Research Papers

Rotating Instability in an Annular Cascade: Detailed Analysis of the Instationary Flow Phenomena

[+] Author and Article Information
Benjamin Pardowitz

German Aerospace Center (DLR),
Institute of Propulsion Technology,
Engine Acoustics Department,
Müller-Breslau-Straße 8,
Berlin 10623, Germany
e-mail: Benjamin.Pardowitz@dlr.de

Ulf Tapken, Lars Enghardt

German Aerospace Center (DLR),
Institute of Propulsion Technology,
Engine Acoustics Department,
Müller-Breslau-Straße 8,
Berlin 10623, Germany

Robert Sorge, Paul Uwe Thamsen

Technical University Berlin,
Fluiddynamics Department,
Straße des 17. Juni 135,
Berlin 10623, Germany

Institute for Aeronautics and Astronautics, Chair for Aero Engines.

Contributed by the International Gas Turbine Institute (IGTI) of ASME for publication in the JOURNAL OF TURBOMACHINERY. Manuscript received August 6, 2013; final manuscript received September 3, 2013; published online November 28, 2013. Editor: Ronald Bunker.

J. Turbomach 136(6), 061017 (Nov 28, 2013) (10 pages) Paper No: TURBO-13-1183; doi: 10.1115/1.4025734 History: Received August 06, 2013; Revised September 03, 2013

Rotating instability (RI) occurs at off-design conditions in compressors, predominantly in configurations with large tip or hub clearance ratios of s* 3%. RI is the source of the blade tip vortex noise and a potential indicator for critical operating conditions like rotating stall and surge. The objective of this paper is to give more physical insight into the RI phenomenon using the analysis results of combined near-field measurements with high-speed particle image velocimetry (PIV) and unsteady pressure sensors. The investigation was pursued on an annular cascade with hub clearance. Both the unsteady flow field next to the leading edge as well as the associated rotating pressure waves were captured. A special analysis method illustrates the characteristic pressure wave amplitude distribution, denoted as “modal events” of the RI. Moreover, the slightly adapted method reveals the unsteady flow structures corresponding to the RI. Correlations between the flow profile, the dominant vortex structures, and the rotating pressure waves were found. Results provide evidence to a new hypothesis, implying that shear layer instabilities constitute the basic mechanism of the RI.

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Fig. 1

Integrated measurement equipment in the annular compressor cascade (unsteady pressure sensors and high-speed PIV)

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Fig. 2

Meridional view of the test section with radial dimensions (units: mm)

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Fig. 3

Positioning of the high-speed PIV system at the annular cascade

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Fig. 4

Averaged 2D flow fields in the annular cascade measured tangentially at the hub (radius ri=86 mm) for two incidence angles i1=+8 deg (top) and i2=+11 deg (bottom). Labeled positions (◻), see Fig. 5.

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Fig. 5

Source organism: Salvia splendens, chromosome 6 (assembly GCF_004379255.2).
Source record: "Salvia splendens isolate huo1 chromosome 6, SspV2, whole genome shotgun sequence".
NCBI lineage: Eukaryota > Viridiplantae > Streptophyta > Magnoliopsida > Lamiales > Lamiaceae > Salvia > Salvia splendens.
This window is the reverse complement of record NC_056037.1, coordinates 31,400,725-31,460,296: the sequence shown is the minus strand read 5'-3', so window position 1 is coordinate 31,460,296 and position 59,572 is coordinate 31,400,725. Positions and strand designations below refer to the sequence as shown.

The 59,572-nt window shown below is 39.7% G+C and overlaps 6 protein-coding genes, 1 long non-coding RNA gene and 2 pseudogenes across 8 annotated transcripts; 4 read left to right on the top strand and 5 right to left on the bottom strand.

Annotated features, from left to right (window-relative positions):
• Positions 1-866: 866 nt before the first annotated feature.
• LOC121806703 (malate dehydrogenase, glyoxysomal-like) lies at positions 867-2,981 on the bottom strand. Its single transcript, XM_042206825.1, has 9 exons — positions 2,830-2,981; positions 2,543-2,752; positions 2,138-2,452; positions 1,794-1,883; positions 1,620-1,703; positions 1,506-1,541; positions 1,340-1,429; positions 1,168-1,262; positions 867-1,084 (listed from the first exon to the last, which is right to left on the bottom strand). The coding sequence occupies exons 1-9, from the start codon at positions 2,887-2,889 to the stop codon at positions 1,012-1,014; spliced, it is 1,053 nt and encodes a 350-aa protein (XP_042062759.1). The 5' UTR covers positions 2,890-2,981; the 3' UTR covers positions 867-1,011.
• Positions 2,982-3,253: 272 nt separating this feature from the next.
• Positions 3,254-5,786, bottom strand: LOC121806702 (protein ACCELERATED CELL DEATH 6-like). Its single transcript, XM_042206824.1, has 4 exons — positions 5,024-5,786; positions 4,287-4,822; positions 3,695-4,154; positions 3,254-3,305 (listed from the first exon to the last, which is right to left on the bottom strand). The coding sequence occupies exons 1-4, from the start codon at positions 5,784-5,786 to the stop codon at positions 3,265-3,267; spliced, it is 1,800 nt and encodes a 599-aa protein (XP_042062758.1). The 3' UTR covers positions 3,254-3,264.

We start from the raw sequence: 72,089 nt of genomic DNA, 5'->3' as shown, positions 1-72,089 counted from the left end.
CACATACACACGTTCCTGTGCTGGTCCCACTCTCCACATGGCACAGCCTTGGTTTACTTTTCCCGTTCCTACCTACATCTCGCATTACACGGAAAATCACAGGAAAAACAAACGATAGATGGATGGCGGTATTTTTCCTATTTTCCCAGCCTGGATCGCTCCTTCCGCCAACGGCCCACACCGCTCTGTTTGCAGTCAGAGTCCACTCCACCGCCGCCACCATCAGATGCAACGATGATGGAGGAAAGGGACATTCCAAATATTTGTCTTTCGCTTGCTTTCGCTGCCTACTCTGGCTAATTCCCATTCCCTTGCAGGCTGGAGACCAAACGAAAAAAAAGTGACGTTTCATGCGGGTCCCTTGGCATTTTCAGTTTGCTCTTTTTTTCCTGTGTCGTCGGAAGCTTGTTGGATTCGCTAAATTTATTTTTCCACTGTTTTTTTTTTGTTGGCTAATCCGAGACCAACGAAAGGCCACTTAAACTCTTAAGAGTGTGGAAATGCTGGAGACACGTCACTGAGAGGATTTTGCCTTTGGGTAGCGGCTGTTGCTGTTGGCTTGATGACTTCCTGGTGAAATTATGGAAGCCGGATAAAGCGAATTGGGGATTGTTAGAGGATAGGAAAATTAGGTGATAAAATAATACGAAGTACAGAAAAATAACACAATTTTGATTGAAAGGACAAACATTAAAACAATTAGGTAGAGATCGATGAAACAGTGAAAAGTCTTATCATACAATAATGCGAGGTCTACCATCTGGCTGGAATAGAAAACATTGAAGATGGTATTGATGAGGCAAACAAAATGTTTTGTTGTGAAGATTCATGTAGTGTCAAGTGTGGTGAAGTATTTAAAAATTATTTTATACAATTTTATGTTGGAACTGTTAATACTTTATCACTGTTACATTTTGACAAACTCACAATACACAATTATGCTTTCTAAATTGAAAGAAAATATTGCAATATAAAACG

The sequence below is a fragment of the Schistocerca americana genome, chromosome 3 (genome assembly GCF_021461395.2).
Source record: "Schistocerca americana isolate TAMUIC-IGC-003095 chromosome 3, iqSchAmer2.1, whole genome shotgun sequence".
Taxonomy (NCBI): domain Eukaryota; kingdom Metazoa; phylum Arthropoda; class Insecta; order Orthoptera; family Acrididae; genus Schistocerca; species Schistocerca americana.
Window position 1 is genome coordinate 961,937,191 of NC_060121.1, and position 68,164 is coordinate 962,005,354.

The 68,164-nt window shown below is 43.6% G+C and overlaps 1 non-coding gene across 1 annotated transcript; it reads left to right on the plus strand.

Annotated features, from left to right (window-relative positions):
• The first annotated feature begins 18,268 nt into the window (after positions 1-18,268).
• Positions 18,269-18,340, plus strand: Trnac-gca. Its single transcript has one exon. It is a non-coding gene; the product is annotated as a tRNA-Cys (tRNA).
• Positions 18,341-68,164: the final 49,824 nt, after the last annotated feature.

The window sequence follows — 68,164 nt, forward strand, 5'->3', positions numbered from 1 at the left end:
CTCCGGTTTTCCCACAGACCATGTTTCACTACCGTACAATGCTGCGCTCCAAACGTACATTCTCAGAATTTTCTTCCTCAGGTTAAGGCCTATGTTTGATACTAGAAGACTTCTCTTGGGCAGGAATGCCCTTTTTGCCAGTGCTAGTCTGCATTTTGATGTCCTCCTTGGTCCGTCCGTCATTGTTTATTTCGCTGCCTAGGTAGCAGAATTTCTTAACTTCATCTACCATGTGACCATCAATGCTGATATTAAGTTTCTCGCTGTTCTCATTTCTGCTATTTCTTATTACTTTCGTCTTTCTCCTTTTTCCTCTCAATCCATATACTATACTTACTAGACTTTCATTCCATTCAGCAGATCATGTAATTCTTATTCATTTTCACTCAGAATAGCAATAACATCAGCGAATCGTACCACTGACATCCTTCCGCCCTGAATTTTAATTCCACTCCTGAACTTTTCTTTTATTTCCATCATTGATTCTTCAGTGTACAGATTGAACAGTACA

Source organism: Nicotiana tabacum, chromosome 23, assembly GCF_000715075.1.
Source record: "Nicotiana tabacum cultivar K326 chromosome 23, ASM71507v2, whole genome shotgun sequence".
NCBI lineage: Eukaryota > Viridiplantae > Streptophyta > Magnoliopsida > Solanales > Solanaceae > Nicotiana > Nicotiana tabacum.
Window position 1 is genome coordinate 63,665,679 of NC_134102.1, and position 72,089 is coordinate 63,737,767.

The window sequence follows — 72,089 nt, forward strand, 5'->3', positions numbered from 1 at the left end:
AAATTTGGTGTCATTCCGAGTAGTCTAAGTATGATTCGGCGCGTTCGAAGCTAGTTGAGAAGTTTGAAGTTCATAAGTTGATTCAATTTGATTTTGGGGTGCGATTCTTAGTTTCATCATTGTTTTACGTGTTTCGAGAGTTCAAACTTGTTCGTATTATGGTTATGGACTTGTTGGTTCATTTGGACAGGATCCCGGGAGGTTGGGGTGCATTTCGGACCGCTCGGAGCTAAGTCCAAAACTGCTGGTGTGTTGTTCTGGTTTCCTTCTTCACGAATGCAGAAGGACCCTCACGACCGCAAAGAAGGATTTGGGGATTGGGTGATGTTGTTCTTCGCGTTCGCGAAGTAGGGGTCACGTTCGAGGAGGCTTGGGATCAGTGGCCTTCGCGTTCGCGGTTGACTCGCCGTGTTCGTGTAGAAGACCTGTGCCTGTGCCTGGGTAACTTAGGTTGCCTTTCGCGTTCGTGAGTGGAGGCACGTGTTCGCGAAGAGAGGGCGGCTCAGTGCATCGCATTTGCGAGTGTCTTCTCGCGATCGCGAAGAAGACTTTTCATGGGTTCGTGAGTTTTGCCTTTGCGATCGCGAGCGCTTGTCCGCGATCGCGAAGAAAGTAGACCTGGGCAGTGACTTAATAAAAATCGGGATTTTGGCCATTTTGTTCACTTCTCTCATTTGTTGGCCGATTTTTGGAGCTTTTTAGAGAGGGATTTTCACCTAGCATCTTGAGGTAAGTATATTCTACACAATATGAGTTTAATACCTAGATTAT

Radial profiles of the axial and azimuthal velocities for both flow incidence angles of i=+8 deg (left) and i=+11 deg (right) determined at the position x=514 mm and y=0 mm in Fig. 4

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Fig. 6

Spectral analysis of the unsteady flow field. Power spectral densities of velocity fluctuations measured with high-speed PIV (top). Circumferential mode amplitudes deduced from the pressure measurements (bottom).

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Fig. 7

Amplitude distribution of the dominant RI mode of order m = 5 based on the time-resolved mode analysis using the pressure measurements

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Fig. 8

Identified triggers N depending on the amplitude threshold Thrm and phase range ΦΔ for the analysis of 10 s of pressure data

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Fig. 9

Visualization of a modal event of the RI mode m = 5 using the analysis procedure (step 1–3) applied to the pressure data

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Fig. 10

Exemplary unsteady flow field at a radial position of r = 86 mm (next to the hub) for operating conditions where the RI is present

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Fig. 11

Filtered velocity fluctuations at two monitor regions I (solid lines) and II (dashed lines) with its magnitude (top), axial (middle), and tangential velocity components (bottom)

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Fig. 12

Number of identified triggers N depending on the amplitude threshold A'Thr and a phase range αΔ

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Fig. 13

Period of the unsteady flow field in correspondence to the RI mode m = 5 (see Fig. 14) at radius r = 86 mm (Nomenclature as in Fig. 10)

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Fig. 14

Unsteady pressure field of the modal event triggered by the dominant RI mode m = 5 corresponding to Fig. 13 (a single passage is highlighted; Nomenclature as in Fig. 9)




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